We have officially been out, on our own, in our own place for two days. I don’t know if I like it yet, I am trying to get used to it. Our place, which we were so worried about being too cramped, feels too big. Our TV unit that seemed HUGE in my parents garage, feels insignificant in our living room. Our two pieces of art/photography/whatever seemed well thought out, they look a little sad on our giant white walls.
I never gave a thought to decorating in the UK. Probably because I knew I wasn’t staying. It wasn’t my furniture, what did I care if it matched? How did I become the sort of person that tries to match her accent pillows to her end tables?
But, I digress. This post isn’t really about accent pillows. It is about moving out of my parents’ home. For good. Finally acquiring a home of my own. All through college years and through my time in England I knew I would, at some point, even for a little bit, be moving back into my parents’ house. I had things still there. My books, a box of shoes, a jewelry box, etc. Now, though my parents have graciously decided to keep my books until I buy many more shelves, I am moved out for good. We threw away the box of shoes and the jewelry box.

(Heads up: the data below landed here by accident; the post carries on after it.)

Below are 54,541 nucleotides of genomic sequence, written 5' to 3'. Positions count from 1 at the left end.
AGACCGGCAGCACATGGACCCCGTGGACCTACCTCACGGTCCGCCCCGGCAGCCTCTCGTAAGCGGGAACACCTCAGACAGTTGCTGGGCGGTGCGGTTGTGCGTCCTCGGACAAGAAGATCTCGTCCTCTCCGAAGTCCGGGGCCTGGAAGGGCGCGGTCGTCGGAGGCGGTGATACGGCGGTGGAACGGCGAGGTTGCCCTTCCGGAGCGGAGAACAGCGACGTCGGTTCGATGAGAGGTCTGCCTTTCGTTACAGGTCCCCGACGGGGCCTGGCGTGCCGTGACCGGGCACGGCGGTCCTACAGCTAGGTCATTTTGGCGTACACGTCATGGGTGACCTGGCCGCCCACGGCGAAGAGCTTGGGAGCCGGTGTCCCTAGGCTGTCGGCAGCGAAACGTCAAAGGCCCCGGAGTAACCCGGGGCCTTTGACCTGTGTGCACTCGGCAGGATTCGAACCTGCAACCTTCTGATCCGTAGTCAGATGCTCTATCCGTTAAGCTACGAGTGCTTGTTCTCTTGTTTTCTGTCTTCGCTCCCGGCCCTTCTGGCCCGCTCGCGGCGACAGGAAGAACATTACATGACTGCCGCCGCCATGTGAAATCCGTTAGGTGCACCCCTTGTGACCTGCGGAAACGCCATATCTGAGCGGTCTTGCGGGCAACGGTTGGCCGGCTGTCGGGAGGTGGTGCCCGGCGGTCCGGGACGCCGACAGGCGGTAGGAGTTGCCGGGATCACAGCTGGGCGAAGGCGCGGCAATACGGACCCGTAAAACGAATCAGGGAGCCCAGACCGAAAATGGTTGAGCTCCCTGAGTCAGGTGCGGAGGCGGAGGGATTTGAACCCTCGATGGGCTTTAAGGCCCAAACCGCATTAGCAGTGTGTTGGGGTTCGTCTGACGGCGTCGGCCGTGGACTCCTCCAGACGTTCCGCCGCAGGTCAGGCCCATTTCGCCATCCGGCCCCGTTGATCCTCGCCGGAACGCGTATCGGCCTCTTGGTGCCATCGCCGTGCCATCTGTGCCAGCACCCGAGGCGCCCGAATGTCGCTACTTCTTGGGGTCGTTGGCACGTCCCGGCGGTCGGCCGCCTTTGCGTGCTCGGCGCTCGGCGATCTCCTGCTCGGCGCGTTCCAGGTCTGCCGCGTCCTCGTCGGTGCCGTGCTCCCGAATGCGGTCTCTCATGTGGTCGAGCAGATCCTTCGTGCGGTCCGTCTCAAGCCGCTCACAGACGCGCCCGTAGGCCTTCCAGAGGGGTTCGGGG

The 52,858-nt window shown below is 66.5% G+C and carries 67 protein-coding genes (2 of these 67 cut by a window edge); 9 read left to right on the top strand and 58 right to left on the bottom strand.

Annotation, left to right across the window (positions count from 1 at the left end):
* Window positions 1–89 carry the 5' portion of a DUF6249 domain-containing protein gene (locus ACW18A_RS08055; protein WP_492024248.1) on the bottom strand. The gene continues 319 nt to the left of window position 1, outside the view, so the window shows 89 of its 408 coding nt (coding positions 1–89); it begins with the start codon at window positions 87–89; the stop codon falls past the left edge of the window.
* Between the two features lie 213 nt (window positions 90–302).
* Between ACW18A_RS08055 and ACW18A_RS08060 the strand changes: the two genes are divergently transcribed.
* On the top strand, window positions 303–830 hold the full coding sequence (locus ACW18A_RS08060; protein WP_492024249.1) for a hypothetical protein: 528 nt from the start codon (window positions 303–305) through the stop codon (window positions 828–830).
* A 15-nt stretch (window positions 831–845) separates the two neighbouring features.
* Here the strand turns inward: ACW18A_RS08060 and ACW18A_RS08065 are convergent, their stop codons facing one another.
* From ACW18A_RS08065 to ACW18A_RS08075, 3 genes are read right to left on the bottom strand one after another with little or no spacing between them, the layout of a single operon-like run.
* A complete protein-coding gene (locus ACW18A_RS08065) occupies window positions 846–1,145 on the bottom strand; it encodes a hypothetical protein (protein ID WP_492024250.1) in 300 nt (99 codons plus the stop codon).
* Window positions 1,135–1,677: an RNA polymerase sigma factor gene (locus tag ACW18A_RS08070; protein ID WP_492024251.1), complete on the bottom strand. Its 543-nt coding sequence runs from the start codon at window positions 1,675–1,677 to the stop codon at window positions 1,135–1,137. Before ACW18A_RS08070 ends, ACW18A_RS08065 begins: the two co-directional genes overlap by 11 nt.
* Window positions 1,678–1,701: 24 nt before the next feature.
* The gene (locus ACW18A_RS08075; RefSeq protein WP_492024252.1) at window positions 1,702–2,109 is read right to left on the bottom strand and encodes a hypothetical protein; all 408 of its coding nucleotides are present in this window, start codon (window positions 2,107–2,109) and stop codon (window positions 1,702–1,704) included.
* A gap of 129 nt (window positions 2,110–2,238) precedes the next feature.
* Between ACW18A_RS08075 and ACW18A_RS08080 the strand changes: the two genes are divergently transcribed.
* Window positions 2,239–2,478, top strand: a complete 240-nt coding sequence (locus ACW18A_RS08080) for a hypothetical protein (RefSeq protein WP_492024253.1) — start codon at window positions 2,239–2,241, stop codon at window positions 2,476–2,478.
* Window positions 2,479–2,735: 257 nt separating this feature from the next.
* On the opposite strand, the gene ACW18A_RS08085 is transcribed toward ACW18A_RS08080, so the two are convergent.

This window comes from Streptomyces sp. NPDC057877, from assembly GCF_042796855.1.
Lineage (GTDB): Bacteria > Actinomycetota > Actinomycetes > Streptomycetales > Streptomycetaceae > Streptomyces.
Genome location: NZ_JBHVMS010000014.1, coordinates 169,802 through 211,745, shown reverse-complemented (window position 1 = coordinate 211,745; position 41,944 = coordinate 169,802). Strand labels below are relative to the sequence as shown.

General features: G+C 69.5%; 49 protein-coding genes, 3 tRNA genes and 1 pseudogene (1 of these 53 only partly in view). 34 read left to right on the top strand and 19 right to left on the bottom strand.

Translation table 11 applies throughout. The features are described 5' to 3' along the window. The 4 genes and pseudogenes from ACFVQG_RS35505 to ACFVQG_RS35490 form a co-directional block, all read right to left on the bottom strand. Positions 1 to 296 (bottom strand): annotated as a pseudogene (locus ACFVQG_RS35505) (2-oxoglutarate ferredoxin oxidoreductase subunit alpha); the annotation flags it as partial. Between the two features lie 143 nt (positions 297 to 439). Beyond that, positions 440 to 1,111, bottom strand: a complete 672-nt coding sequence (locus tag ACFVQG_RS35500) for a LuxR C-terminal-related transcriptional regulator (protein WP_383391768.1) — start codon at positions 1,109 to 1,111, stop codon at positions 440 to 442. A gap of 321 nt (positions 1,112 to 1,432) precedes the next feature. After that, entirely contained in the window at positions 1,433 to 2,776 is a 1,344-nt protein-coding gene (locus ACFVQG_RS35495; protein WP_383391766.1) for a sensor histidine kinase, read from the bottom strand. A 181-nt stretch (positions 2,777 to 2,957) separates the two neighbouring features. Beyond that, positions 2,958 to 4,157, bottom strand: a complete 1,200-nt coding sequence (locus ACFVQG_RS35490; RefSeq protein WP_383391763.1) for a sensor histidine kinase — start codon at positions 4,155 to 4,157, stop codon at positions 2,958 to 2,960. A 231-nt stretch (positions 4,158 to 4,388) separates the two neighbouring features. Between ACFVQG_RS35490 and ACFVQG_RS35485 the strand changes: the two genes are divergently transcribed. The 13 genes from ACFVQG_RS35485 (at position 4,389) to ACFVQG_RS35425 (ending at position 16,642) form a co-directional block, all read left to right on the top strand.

We have our own furniture, which is new for us. Everything we bought in England was always carefully considered. Is it so expensive that it is worth shipping at the end of all this? Is it so cheap that we can just give it away? We chose to do without many things due to our desire to ship as little as possible. I never felt settled in because of this. I knew I wasn’t staying and my next home would be impossibly far away. Now, unfettered by shipping constraints, for the first time in years I can have things. Real things that other people get to have. I don’t have to limit my shoes. I can have three different sized frying pans if I would like. We may even really push the boat out and by Pepper a cat tree. We have our own couch that we picked the color of, rather than one the landlord provided. Though I have no idea how long Rob and I will be in our apartment, it finally feels like we are building a permanent home. We’ve bought a bed. Wherever we move next, all of our belongings can go in a truck, rather than be paired down to the absolute essentials.
I never dreamed when I went off to college that I would become a wanderer. I had to fly home every summer, making it impossible to collect a great number of personal belongings. Then onto England, with even less to my name. I know things are just things, you can’t take them with you when you go, but having them makes me feel like I am finally settled, with my feet firmly planted.